Typical Defects Encountered
Figures 3 and 4 show a range of defects that earth walled buildings can suffer.  Some of these are due to a lack of maintenance.  A number may be due to modifications to the building, some of which may have taken place during the 19th century or earlier.  For example, increasing the headroom of the first floor can be potentially damaging through either reducing the lateral restraint within the roof structure and causing spreading of the walls, or increasing the height of the walls in a different material, leaving it more exposed to the weather through a reduced eaves overhang.  Almost certainly the main cause of failure in earth walling is the presence of excess moisture, particularly at the base.  Such failures can be sudden and dramatic, probably accounting for the common perception that earth walling is an inferior construction.


5.A near vertical crack in this position (or at a similar distance from the corner on the odjoining elevation) may be due to lateral thrust from the roof However, it may have started soon after construction as a result of drying shrinkage, and worsened subsequently through weathering.  Having eliminated the causes of such cracking, the walls con be stitched across the crocks using material closely matching the original.  Techniques for this are referred to later.  Removing forge areas of earth walling and replacing it with brickwork or blockwork is unlikely to be necessary or indeed a suitable solution.  Such an approach can compound the problem through introducing tensions at the interface between the different materials.

7Vegetation can be damaging, with roots penetrating and displacing the earth walling. Also, bees con cause severe pitting of the surface

1 .Moisture con find its way into the walls if the roof covering and Poshings are not adequately maintained, if the eaves overhang in insufficient, or if gutters and downpipes (where needed) are neglected
2. Cracks in the external render will allow water ingress.  Do not repair cracks or replace rendering with strong cement based renders, but instead use a lime render matching the original as closely as possible.  Avoid using mesh, such as chicken wire or expanded metal, in renders as these ore not necessary if the work is done properly.  Where in the post such reinforcing methods hove been used in combination with rich cement renders, additional problems almost inevitably result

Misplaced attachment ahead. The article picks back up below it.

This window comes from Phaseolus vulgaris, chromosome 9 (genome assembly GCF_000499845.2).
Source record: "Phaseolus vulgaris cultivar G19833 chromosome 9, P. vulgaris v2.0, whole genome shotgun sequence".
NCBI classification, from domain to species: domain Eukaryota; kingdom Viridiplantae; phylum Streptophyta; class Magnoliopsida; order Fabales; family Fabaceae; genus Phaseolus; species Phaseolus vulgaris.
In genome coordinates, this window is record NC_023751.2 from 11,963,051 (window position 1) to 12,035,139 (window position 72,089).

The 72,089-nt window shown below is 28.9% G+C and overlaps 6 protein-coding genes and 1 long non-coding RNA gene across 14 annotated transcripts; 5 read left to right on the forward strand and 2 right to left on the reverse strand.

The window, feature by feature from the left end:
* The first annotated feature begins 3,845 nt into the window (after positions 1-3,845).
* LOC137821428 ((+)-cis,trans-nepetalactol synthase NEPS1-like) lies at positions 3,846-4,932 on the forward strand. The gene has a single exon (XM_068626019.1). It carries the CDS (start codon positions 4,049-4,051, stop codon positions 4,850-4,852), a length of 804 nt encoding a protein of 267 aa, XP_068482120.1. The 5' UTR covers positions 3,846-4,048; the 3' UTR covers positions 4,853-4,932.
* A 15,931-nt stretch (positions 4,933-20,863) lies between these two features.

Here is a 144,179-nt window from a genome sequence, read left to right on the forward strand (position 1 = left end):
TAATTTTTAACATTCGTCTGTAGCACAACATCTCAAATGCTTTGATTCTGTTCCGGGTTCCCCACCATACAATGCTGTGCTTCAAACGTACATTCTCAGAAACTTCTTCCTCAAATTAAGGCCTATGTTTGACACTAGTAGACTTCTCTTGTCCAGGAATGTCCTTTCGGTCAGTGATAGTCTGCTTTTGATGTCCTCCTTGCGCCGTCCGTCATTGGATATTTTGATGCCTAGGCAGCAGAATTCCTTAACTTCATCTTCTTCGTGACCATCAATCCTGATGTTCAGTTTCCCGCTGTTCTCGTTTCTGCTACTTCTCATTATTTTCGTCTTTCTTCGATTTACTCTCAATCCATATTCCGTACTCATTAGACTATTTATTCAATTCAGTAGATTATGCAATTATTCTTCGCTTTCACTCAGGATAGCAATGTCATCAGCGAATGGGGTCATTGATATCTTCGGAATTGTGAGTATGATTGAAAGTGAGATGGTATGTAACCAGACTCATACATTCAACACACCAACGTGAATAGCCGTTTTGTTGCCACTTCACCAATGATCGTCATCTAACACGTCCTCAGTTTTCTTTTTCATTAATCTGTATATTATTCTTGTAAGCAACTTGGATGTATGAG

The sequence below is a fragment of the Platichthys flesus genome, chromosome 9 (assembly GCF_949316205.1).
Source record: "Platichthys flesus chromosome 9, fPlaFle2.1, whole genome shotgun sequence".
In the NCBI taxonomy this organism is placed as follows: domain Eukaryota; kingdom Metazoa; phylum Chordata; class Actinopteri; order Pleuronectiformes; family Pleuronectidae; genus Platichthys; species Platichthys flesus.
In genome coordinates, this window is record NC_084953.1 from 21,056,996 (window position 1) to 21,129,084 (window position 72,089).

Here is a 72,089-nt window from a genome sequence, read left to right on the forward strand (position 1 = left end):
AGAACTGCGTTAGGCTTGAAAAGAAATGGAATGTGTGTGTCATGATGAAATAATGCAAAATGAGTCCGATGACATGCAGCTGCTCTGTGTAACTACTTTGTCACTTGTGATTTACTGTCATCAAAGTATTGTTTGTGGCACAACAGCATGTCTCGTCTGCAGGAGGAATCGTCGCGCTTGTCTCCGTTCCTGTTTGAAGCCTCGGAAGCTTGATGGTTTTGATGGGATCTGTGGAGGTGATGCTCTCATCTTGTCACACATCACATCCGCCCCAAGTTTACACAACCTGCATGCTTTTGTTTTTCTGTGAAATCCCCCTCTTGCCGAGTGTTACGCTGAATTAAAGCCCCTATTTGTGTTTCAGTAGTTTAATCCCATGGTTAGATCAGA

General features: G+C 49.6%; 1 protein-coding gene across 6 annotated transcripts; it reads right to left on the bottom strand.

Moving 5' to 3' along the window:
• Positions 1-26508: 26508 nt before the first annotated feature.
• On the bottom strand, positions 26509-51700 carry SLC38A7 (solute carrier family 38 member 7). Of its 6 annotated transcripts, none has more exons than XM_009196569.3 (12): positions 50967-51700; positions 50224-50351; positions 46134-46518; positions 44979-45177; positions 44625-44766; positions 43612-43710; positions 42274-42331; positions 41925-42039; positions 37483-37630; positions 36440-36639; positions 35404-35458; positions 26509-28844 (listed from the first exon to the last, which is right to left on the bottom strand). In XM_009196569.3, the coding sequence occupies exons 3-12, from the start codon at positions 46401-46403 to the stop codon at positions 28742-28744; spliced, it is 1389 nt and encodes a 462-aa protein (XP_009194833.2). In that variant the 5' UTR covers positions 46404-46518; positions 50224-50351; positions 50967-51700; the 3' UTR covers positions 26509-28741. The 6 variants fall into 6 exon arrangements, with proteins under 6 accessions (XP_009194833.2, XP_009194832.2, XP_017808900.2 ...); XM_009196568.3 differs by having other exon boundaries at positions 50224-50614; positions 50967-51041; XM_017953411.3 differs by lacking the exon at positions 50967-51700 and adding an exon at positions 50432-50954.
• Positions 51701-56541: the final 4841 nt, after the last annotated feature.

3. Hollowing of the wolfing surface con occur, commonly at the base, through excessive splashback, or through cattle rubbing or licking. Holes near the base of the wailing may be an indication thot rats have burrowed into the walls, and this con result in a considerable network of tunnels
8.The ground level should be well below the top of the underpin course, preferably at least 15Omm. In many cases, over the years the ground level has built up to an unacceptable level. Care must be taken when remedying this situation to ensure that the foundation remains adequately covered. Each case needs to be assessed on its own merits.
4.The render and the coating (ifany) applied to it should enable the wall to retain its breathing qualities. Limewash was the traditionally applied coating, and it is questionable whether as yet there ore any modern coatings which con match its suitability for earth welled buildings, or, indeed, for other forms of traditional walling where the ability to breathe is a key requirement. 9.If the ground around the building is excessively damp and this appears to be adversely affecting the Poor and walls, some form of ground treatment may be appropriate.  This needs to be carefully designed to ensure thot drainage trenches and possible shrinkage through drying of the ground do not threaten the stability of the foundations.